And so I concluded in the same spirit as I began. There is no desire on the part of the Maritime Administration of the Commerce Department to attempt to devise devious schemes whereby the Maritime Administration, by perverting the purpose of the 1936 act, can shift a few dollars of the shipyard subsidy cost onto the ship operators.

The Maritime Administration does have the ever-present obligation under the law, however, constantly to review its practices with regard to every aspect of the Merchant Marine Act. One of the most important requirements of that act is our determination of the foreign shipbuilding center which is a fair and representative example for measuring the burden of the build-American program for American operators. · That is what we are doing with the present study.

We are operating under the assumption that the purpose of the construction-differential subsidy is to subsidize American shipyards, not American shipowners. We believe that the law intends that this subsidy should be of an amount that will put the American shipowner in the position he would have been in but for the build-American requirement—no more and no less. We believe that to figure this difference using only the lowest possible cost foreign yard may not be a realistic way of determining the additional cost this program puts on American shipowners. We believe the proposed five-country formula would more nearly approximate the actual cost, but we are continuing to study the matter.

To provide more than this difference would constitute a subsidy in fact as well as in form to the American shipowners in his construction program in addition to the operating-differential subsidy. That is, it would put him in a better position financially than he would be in if he were free to build his ships wherever he wished. We do not believe Congress intended that result with this statute.

It is with these principles in mind that we continue our present. study. Because you had inquired about this proposal we did want to give you the benefit of our present thinking even though we have not yet settled on the precise formula that we will use.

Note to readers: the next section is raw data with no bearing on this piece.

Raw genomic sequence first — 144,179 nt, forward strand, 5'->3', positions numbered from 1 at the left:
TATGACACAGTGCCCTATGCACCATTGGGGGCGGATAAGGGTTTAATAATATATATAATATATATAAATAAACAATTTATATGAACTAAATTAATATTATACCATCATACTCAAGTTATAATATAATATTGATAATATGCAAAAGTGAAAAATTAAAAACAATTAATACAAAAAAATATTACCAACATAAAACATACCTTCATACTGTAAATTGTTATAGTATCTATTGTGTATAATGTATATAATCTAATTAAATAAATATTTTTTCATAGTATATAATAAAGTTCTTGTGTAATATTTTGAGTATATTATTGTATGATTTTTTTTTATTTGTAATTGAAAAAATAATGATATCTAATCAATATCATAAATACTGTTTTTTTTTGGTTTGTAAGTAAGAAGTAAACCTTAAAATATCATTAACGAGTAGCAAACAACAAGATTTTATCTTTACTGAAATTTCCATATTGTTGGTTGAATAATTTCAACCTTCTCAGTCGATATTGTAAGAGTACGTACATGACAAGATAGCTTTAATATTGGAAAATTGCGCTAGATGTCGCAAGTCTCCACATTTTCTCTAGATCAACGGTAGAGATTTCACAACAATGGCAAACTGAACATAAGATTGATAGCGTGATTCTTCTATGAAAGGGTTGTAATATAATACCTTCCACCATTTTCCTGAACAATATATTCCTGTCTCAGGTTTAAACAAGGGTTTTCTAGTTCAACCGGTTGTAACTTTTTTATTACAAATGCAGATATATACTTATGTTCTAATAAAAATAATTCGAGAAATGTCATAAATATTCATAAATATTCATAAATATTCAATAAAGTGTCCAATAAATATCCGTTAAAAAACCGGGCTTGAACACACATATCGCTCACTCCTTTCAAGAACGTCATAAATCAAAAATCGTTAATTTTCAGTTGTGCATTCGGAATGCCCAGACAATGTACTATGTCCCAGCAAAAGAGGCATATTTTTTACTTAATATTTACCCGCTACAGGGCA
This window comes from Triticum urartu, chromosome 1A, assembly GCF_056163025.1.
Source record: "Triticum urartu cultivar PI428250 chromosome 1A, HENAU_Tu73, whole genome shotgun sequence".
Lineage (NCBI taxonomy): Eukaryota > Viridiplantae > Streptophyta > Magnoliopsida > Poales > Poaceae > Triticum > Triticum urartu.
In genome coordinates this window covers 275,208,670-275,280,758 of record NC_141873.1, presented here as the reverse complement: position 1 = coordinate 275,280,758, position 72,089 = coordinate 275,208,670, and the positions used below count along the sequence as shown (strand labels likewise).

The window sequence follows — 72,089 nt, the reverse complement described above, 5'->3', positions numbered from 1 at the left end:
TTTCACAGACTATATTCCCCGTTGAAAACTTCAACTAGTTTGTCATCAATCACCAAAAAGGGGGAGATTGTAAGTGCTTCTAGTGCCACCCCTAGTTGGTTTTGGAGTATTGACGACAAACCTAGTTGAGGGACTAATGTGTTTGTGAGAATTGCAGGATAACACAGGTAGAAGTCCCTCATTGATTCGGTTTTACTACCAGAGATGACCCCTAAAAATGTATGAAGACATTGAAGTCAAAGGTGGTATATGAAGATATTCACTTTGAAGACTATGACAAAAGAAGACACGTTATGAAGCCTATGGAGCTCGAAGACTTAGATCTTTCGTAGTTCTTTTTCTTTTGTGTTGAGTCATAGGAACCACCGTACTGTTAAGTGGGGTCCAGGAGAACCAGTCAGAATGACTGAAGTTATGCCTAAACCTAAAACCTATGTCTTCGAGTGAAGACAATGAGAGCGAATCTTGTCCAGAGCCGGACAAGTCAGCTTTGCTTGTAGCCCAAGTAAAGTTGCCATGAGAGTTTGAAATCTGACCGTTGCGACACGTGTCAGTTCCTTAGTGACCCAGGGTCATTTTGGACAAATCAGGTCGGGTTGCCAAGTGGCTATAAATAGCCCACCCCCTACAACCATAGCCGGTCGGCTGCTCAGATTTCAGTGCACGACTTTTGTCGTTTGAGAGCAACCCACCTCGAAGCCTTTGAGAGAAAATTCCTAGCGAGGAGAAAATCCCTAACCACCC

The Bureau of the Budget advises that there is no objection to the submission of this statement from the standpoint of the administration's program.

(The tables referred to follow :)

Percentage of ships under construction in country of registry, Dec. 31, 1969

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1 Remaining tonnage being constructed in Germany, Japan, Netherlands, and Sweden. ' Remaining tonnage being constructed principally in United Kingdom, France, and Netherlands. 1 ship of 22,000 gross tons being constructed in another country.

Percentage of ships under construction in country of registry, Dec. 31, 1962

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1 Remaining tonnage being constructed in France, Germany, Japan, Netherlands, Spain, and Sweden. * Remaining tonnage being constructed in United Kingdom, Belgium, Italy. and Netherlands. * Remaining tonnage being constructed in Belgium, France, Germany, and Norway * Remaining tonnage being constructed in United Kingdom, Denmark, France, Germany, Japan, Netherlands, Spain, and Sweden.

Remaining tonnage being constructed in Denmark, Finland, France, Germany, Netherlands, Norway, Spain, and Yugoslavia.